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Being a Media Producer: A Livelyhood Guide

• Find a location. When doing this, think about things like space (size as well as indoor or outdoor), furniture, what kind of lighting you might want to use (natural daylight, lamplight, etc.), props (a painting, plants, etc.) You may want to go to where your subject is to make it easier.

• Give the subject clear directions to the shoot. Make sure they have a way to reach you: telephone, pager, etc.

• Make sure you have all the equipment you need for the interview. For television that might mean a video camera, special microphones, lighting equipment, etc. This should be done at least a couple of days before the shoot in case anything needs to be replaced, fixed or borrowed. If you are doing voice, make sure that you have batteries for your tape recorder. Whether you are writing a print story, doing TV, or voice, bring along a pen and paper to take notes.

• Storyboarding: Plan your camera shots together with your questions and the subject's answers. For example: you may want to have a wide shot of both you and your subject when you're asking a question and then go to a tight (close-up) shot of only your subject when he or she responds. If you are writing or recording only sound, you may want to describe in detail the visuals make it more interesting.

• Be prepared with questions. Rehearse them beforehand. But don't feel wedded to the questions -- don't be afraid to stray and ask something you didn't think of in advance, or follow a particular line of questioning you find interesting!

• Your subject might be uncomfortable being interviewed. Help them to feel relaxed. Thank them for spending time with you and ask them if they have questions. You may want to tell them that they can repeat something if they donít like the way it comes out. If you are doing television or audiotape, ask them not to refer to previous questions -- not to say "like I said before," or "like you asked me last time" -- in case you want to edit out of order.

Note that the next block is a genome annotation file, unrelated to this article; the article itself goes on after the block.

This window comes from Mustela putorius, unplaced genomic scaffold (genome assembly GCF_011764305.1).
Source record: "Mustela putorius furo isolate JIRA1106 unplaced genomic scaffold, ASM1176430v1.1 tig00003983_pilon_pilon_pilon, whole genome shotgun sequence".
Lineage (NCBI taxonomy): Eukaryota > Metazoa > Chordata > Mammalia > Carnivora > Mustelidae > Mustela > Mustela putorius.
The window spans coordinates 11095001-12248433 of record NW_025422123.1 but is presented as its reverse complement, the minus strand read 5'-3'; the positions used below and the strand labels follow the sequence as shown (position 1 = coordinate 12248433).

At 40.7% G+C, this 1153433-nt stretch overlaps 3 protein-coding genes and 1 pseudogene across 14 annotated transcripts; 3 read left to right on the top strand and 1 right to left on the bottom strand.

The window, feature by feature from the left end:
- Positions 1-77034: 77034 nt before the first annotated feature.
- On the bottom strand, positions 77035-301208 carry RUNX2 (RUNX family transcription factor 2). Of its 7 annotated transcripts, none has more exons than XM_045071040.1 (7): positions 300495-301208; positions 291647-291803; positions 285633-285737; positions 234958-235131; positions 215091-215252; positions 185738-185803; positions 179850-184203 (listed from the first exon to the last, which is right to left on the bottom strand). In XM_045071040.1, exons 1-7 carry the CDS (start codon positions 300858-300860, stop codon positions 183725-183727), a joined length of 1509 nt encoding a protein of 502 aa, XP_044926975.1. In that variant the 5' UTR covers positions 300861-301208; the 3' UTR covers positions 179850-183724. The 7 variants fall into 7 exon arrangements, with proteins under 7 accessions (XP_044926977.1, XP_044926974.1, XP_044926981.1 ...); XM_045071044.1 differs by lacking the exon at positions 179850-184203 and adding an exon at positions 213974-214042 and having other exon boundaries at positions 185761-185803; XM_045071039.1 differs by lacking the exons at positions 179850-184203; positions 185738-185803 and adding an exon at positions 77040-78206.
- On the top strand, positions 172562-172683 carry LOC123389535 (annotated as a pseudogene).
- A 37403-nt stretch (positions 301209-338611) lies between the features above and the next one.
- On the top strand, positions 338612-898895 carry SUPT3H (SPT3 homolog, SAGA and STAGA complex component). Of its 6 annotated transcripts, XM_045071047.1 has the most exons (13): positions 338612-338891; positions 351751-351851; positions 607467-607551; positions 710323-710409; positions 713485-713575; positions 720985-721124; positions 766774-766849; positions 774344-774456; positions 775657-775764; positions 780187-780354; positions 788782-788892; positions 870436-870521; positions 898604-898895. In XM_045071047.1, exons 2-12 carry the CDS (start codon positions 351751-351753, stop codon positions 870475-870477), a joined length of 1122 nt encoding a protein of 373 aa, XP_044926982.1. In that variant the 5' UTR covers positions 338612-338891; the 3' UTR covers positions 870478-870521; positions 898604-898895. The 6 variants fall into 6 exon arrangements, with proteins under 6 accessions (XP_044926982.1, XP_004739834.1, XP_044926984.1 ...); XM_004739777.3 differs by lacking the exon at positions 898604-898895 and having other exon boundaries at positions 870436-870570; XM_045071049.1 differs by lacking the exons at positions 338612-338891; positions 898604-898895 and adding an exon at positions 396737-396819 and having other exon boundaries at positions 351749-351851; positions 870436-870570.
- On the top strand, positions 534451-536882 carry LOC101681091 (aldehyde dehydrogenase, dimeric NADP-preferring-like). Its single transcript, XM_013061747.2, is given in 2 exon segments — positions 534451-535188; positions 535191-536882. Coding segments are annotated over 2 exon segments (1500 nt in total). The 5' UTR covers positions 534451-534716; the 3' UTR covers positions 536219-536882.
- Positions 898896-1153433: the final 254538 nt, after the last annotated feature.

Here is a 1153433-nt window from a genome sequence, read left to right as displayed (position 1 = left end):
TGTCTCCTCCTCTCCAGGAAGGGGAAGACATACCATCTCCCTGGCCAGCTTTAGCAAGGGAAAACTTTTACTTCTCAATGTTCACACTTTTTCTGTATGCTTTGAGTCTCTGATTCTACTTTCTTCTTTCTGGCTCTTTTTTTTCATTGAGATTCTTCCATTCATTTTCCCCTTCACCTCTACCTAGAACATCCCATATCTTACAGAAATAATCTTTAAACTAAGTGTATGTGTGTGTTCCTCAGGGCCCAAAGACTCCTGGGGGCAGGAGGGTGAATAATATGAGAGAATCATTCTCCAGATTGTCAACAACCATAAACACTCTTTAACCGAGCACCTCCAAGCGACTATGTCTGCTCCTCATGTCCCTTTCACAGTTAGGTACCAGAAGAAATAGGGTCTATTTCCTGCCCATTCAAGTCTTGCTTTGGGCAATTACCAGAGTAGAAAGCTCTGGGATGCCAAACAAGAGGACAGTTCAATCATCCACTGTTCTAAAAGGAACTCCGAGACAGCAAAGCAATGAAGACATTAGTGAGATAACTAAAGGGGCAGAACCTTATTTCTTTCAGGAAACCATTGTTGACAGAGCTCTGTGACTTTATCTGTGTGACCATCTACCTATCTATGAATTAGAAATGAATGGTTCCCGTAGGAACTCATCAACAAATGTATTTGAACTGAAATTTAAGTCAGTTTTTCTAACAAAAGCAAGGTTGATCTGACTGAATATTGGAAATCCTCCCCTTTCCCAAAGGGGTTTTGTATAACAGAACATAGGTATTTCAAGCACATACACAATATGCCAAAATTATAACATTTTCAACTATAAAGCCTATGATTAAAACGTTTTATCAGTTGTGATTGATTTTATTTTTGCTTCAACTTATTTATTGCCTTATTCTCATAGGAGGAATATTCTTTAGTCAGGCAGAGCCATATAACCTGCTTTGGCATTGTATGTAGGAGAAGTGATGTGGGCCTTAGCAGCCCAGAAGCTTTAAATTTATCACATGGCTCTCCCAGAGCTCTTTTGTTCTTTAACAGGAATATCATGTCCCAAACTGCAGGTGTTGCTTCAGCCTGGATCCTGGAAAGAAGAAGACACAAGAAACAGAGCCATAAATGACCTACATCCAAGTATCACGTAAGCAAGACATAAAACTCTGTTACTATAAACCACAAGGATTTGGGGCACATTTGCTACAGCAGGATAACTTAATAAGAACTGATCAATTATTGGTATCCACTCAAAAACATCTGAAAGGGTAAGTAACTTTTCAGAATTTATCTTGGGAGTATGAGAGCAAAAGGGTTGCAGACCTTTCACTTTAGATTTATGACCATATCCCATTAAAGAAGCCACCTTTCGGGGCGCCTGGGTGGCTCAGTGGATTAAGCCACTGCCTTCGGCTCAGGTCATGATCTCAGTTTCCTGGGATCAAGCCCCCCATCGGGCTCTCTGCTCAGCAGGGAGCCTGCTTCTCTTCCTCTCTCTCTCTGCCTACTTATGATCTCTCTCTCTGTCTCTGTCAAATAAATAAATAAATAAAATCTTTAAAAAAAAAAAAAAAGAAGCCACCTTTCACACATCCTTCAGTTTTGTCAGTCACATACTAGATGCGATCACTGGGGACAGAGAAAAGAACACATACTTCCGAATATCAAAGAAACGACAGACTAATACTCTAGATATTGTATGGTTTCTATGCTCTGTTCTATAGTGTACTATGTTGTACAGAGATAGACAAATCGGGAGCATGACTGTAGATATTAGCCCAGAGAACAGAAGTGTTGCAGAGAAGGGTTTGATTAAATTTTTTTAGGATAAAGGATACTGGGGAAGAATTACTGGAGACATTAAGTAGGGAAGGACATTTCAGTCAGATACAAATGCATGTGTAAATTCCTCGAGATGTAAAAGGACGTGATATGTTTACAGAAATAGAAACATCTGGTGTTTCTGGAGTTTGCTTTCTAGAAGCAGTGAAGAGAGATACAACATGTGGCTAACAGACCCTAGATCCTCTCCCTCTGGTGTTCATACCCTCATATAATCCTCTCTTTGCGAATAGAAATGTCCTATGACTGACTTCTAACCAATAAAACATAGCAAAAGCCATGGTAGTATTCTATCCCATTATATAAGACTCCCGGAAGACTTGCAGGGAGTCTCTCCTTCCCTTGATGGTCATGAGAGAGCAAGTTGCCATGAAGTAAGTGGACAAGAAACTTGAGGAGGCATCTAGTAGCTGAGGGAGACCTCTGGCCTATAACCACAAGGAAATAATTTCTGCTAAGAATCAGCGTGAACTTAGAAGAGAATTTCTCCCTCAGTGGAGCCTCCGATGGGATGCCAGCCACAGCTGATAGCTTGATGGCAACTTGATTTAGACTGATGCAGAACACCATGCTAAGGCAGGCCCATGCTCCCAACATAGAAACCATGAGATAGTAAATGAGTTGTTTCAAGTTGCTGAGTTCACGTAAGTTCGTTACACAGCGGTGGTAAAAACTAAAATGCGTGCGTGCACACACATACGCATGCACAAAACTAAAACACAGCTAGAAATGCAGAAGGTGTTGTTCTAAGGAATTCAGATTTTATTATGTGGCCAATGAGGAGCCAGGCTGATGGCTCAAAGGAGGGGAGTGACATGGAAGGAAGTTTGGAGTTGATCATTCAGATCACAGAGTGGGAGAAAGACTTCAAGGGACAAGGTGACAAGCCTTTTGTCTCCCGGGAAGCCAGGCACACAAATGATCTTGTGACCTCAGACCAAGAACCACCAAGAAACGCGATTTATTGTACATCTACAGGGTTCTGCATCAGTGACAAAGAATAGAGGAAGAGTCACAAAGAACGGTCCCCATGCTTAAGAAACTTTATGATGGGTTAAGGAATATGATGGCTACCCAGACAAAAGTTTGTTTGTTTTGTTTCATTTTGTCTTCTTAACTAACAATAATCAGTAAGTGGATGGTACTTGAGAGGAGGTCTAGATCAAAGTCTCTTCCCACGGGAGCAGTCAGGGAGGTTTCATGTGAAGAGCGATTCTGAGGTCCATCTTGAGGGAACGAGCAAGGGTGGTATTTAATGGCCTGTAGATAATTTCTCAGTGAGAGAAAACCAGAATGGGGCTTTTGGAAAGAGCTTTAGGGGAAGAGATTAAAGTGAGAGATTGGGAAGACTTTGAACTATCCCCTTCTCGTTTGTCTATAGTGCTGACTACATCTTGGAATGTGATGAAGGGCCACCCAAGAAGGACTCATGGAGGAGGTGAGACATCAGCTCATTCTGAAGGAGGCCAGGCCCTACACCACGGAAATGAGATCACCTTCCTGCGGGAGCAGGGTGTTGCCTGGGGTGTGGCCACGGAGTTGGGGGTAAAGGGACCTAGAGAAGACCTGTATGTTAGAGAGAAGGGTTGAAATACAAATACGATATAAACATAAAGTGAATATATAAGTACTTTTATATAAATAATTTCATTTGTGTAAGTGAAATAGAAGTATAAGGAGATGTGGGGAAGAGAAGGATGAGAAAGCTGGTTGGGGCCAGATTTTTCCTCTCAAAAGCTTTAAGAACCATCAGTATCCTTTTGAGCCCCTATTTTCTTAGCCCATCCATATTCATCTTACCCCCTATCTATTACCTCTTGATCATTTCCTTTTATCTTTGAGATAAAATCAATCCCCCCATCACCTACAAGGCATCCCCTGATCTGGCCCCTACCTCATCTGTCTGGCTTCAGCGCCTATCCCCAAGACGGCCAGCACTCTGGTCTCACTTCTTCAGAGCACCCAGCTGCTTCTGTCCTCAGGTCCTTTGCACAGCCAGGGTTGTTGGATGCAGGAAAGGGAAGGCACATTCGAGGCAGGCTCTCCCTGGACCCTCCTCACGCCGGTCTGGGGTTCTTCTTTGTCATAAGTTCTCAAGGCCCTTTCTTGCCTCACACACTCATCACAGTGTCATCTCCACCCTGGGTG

• Make eye contact. The more you do this - and the more you've prepared your questions - the more intimate you and your subject will feel. Try to make them feel as though you're having a conversation with them.

• Be friendly. Once again, comfort is everything and friendliness goes a long way in a potentially uncomfortable situation. Remember, the more comfortable they are, the more comfortable you will feel.

• After the interview, choose your favorite quotes from the segment: quotes that you feel may sum up a certain idea or are interesting. Use those to structure the final product and then gather any additional research you need. You may want to call and check quotes if you are unsure of exact wording.

• Mail letters of thanks to your subjects and anyone else who helped with arranging the interview.

Remember to brainstorm with your classmates. What may seem obvious to you may not be for someone else. Oftentimes, the more you discuss an idea the more it grows and the more chance there is for other ideas grow out of it. If you know someone who has experience producing, ask them for advice and share share that advice with your classmates. Finally, everyone has a certain style, a different way of doing things. Decide what style best suits the interview you're producing. Good luck and have fun!